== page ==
Ujjain Metropolitan City in Madhya Pradesh, India

Ujjain is a city in Ujjain district of the Indian state of Madhya Pradesh. It is the fifth largest city in Madhya Pradesh by population and is the administrative centre of Ujjain district and Ujjain division. It is a known Hindu pilgrimage centre with the Kumbh Mela held here every 12 years.

Indo-Scythians former country

Indo-Scythians were a group of nomadic Iranian peoples of Saka and Scythian origin who migrated southward into western and northern South Asia from the middle of the 2nd century BC to the 4th century AD.

Kalakacharya Kathanaka ("An account of the monk Kalakacharya") by the Jain sage Mahesarasuri gives the following account[ citation needed ]: Gandharvasena, the then-powerful king of Ujjain, abducted a nun called Sarasvati, who was the sister of the monk. The enraged monk sought the help of the Śaka ruler King Sahi in Sistan. Despite heavy odds but aided by miracles, the Śaka king defeated Gandharvasena and made him a captive. Sarasvati was repatriated, although Gandharvasena himself was forgiven. The defeated king retired to the forest, where he was killed by a tiger. His son, Vikramaditya, being brought up in the forest, had to rule from Pratishthana (modern Paithan in Maharashtra). Later on, Vikramaditya invaded Ujjain and drove away from the Śakas. To commemorate this event, he started a new era called the "Vikrama era". The Ujjain calendar started around 58–56 BCE, and the subsequent Shaka era calendar was started in 78 CE at Pratishthana.

Jainism ancient religion that originated in India

Jainism, traditionally known as Jain Dharma, is an ancient, non-theistic, Indian religion. Followers of Jainism are called "Jains", a word derived from the Sanskrit word jina (victor) and connoting the path of victory in crossing over life's stream of rebirths through an ethical and spiritual life. Jains consider their religion to be eternal (sanatan), and trace their history through a succession of 24 victorious saviours and teachers known as tirthankaras, with the first in current time cycle being Rishabhanatha, who according to Jain tradition lived millions of years ago, twenty-third being Parshvanatha in 8th century BCE and twenty-fourth being the Mahāvīra around 500 BCE. Jains believe that Jainism is an eternal dharma with the tirthankaras guiding every cycle of the Jain cosmology.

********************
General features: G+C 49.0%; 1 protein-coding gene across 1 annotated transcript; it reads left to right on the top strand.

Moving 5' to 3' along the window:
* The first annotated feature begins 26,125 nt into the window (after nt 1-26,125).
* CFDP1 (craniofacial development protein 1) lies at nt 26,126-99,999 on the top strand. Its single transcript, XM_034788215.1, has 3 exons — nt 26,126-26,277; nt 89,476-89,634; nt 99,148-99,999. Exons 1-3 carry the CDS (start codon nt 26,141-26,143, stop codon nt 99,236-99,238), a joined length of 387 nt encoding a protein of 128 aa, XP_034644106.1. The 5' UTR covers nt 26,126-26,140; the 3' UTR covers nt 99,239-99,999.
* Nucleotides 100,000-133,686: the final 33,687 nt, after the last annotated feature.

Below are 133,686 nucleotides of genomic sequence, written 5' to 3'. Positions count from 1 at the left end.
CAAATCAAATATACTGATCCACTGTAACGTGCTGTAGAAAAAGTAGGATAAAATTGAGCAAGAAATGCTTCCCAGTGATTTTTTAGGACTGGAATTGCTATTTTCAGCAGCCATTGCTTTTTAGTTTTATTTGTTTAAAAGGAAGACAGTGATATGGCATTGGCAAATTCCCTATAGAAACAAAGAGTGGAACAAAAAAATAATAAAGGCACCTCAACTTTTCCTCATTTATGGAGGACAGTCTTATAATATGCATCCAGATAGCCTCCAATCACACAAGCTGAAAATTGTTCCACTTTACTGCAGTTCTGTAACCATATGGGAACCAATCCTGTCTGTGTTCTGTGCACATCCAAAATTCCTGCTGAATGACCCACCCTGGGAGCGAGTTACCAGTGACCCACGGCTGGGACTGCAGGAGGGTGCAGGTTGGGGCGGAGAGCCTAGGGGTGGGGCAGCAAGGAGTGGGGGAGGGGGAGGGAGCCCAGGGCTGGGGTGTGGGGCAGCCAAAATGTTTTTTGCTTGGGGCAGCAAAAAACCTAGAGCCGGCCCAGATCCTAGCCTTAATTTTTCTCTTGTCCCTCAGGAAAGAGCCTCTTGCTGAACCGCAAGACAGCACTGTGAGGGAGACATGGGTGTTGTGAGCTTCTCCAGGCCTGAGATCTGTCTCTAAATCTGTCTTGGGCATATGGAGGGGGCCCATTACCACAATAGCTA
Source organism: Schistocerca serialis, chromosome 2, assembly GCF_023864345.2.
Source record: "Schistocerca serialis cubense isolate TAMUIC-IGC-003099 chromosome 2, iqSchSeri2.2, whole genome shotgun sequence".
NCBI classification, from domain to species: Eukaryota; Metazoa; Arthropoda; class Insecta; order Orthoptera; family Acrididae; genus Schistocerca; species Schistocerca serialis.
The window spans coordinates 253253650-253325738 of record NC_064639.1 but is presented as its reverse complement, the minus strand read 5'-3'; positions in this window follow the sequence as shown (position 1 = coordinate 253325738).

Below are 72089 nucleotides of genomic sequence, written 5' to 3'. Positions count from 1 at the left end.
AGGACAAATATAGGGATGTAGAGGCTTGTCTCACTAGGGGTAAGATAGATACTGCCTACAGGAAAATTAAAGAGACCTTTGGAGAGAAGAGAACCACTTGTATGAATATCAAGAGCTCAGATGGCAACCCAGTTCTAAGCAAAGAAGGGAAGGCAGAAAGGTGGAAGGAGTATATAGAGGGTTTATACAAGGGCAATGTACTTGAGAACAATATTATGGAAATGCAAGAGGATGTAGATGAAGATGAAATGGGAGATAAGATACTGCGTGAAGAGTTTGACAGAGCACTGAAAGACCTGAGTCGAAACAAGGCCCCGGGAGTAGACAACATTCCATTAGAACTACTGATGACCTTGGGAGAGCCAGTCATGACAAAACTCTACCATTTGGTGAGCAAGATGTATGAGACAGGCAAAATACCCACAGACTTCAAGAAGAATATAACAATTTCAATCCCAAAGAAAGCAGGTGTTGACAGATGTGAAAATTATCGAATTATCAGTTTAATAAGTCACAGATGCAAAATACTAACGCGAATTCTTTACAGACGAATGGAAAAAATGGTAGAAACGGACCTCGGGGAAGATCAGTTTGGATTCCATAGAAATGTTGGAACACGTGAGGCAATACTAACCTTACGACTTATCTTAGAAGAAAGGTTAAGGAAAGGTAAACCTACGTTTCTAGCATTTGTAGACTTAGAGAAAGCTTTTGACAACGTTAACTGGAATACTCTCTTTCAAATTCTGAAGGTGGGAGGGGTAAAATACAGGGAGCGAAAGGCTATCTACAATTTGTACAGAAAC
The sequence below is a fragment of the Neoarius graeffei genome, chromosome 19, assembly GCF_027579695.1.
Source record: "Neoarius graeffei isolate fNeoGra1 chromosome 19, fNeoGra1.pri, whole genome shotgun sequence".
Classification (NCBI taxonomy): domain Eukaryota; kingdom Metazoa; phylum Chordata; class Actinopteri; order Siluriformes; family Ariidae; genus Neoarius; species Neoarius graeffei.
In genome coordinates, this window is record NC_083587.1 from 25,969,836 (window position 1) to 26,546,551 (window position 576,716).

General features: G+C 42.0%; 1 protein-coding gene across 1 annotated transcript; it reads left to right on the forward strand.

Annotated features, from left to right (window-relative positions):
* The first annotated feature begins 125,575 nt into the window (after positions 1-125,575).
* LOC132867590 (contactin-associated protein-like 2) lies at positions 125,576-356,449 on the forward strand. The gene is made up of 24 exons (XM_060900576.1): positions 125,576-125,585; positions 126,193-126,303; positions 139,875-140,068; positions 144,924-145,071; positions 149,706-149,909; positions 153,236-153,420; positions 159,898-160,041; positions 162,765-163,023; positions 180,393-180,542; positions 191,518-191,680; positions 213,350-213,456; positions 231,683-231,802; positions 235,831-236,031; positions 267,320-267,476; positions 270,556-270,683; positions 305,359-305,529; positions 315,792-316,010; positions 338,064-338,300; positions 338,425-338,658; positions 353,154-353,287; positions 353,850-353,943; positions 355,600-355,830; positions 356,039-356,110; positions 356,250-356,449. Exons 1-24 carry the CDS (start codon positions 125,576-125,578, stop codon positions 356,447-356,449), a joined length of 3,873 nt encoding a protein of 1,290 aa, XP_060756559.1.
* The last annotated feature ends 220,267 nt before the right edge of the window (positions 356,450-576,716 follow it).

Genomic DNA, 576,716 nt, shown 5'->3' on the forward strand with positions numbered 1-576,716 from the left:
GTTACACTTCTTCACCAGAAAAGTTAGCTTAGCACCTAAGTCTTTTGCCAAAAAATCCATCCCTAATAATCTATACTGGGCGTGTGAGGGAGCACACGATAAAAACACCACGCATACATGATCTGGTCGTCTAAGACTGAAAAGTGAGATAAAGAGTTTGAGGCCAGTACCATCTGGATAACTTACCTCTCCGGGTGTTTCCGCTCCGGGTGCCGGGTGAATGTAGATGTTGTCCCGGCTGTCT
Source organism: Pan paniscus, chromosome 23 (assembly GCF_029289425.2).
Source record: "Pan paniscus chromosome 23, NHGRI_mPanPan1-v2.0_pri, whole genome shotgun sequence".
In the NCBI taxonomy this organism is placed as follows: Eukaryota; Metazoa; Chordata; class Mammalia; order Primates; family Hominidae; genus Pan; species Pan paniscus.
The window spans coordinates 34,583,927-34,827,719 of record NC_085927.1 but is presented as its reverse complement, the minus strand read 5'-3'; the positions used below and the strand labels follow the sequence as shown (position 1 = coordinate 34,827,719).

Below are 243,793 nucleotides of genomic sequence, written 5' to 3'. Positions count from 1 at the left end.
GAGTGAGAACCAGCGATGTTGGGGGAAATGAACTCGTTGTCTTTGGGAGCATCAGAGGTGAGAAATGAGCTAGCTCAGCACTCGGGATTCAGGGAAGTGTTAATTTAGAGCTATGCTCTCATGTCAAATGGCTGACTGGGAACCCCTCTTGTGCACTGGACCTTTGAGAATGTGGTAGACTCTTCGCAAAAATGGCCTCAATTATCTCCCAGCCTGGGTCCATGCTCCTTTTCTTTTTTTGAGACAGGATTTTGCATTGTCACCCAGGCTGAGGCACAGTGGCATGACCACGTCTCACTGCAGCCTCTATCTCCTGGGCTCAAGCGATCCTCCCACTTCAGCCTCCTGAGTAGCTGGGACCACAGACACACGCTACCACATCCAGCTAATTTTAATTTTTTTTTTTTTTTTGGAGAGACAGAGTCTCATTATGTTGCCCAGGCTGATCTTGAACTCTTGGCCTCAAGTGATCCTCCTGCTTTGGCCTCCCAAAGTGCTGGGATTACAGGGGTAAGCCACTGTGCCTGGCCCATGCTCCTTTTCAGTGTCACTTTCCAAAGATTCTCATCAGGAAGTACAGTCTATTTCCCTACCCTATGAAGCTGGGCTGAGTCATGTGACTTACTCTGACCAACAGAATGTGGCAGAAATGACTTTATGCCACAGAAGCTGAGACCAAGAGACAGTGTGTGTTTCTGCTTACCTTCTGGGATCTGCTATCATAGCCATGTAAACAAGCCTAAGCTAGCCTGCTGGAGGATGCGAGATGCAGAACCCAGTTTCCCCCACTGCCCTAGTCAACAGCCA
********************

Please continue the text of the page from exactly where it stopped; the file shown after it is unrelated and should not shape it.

Sistan historical and geographical region in present-day Iran, Afghanistan and Pakistan

Sīstān, known in ancient times as Sakastan, is a historical and geographical region in present-day eastern Iran and southern Afghanistan. Largely desert, the region is bisected by the Helmand River, the largest river in Afghanistan, which empties into the hamun lakes that form part of the border between the two countries.

Historical origins

The association of the era beginning in 57 BCE with Vikramaditya is not found in any source before the 9th century CE. The earlier sources call this era by various names, including Kṛṭa (343 CE and 371 CE), Kritaa (404 CE), the era of the Malava tribe (424 CE), or simply, Samvat. [5] [6]


The Malavas or Malwas were an ancient Indian tribe. Modern scholars identify them with the Malloi who were settled in the Punjab region at the time of Alexander's invasion in the 4th century BCE. Later, the Malavas migrated southwards to present-day Rajasthan, and ultimately to Madhya Pradesh and Gujarat. Their power gradually declined as a result of defeats against the Western Satraps, the Gupta emperor Samudragupta, and the Chalukya emperor Pulakeshin II.

The earliest known inscription that calls the era "Vikrama" is from 842 CE. This inscription of Chauhana ruler Chandamahasena was found at Dholpur, and is dated Vikrama Samvat 898, Vaishakha Shukla 2, Chanda (16 April 842 CE). The earliest known inscription that associates this era with a king called Vikramaditya is dated 971 CE. The earliest literary work that connects the era to Vikramaditya is Subhashita-Ratna-Sandoha (993-994 CE) by the Jain author Amitagati. [6]